“From having no Herbarium.” Local Knowledge vs. Metropolitan Expertise: Joseph Hooker’s Australasian Correspondence with William Colenso and Ronald Gunn
Jim Endersby
pp. 343-358
Abstract: Between 1844 and 1860, Joseph Dalton Hooker, published a series of major floras of the southern oceans, including the first floras of Tasmania and New Zealand. These books were essential to establishing his scientific reputation. However, despite having visited the countries he described, Hooker relied on a large network of unpaid, colonial collectors to supply him with specimens. A study of his relationship with two of these collectors — Ronald Campbell Gunn and William Colenso — reveals warm friendships but also complex negotiations over individual authority, plant naming, and the status of local knowledge. The herbarium played a crucial role in mediating these negotiations. Although Bruno Latour’s theory of cycles of accumulation proved useful for analyzing the herbarium’s role, in this article some ways in which his ideas might be refined and modified are suggested.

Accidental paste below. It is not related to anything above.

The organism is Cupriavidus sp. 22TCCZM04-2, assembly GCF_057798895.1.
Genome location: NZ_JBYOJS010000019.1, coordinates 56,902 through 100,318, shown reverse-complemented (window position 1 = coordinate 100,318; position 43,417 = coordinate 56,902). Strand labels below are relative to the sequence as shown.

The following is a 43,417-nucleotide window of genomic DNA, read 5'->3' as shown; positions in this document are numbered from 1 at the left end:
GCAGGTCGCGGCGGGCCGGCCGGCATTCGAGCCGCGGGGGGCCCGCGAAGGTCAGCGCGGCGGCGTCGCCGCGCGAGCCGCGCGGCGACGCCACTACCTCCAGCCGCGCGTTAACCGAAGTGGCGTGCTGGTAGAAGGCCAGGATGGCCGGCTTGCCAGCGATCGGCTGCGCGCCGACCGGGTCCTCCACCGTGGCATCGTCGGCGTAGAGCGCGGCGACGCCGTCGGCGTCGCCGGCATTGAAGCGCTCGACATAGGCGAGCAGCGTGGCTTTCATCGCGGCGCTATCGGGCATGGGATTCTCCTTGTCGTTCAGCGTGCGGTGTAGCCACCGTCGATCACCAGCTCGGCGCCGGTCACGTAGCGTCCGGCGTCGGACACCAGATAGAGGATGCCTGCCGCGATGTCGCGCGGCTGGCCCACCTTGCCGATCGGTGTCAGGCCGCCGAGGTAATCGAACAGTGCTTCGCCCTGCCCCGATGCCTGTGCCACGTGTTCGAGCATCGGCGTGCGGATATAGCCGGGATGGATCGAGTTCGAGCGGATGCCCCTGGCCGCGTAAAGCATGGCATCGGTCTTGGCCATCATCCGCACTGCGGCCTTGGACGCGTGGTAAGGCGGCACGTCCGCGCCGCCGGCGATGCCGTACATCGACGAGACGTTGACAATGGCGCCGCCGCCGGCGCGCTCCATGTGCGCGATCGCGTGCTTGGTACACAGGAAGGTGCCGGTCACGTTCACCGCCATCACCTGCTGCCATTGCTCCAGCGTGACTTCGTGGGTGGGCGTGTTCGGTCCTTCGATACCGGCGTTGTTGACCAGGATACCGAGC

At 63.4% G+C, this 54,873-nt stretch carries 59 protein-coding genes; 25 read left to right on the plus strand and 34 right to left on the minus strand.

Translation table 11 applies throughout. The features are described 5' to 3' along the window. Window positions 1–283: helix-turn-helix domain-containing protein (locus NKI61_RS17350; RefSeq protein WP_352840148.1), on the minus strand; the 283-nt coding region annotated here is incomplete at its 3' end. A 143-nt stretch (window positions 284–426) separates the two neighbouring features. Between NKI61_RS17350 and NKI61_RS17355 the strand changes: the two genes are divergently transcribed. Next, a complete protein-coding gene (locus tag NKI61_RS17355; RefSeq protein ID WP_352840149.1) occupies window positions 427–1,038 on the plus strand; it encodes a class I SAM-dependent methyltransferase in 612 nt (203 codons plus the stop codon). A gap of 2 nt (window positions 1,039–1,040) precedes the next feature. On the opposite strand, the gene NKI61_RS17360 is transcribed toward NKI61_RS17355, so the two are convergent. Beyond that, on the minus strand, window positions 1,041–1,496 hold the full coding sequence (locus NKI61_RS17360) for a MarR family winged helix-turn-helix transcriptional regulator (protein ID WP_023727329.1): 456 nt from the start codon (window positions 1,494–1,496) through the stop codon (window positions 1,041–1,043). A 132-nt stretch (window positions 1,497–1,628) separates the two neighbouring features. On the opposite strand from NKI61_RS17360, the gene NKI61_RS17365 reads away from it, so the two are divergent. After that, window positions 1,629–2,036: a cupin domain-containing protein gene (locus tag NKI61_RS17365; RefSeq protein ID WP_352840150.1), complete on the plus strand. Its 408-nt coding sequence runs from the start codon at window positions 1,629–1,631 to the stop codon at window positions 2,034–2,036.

Dangerous Objects: Changing Indigenous Perceptions of Material Culture in a Papua New Guinea Society
John Barker
pp. 359-375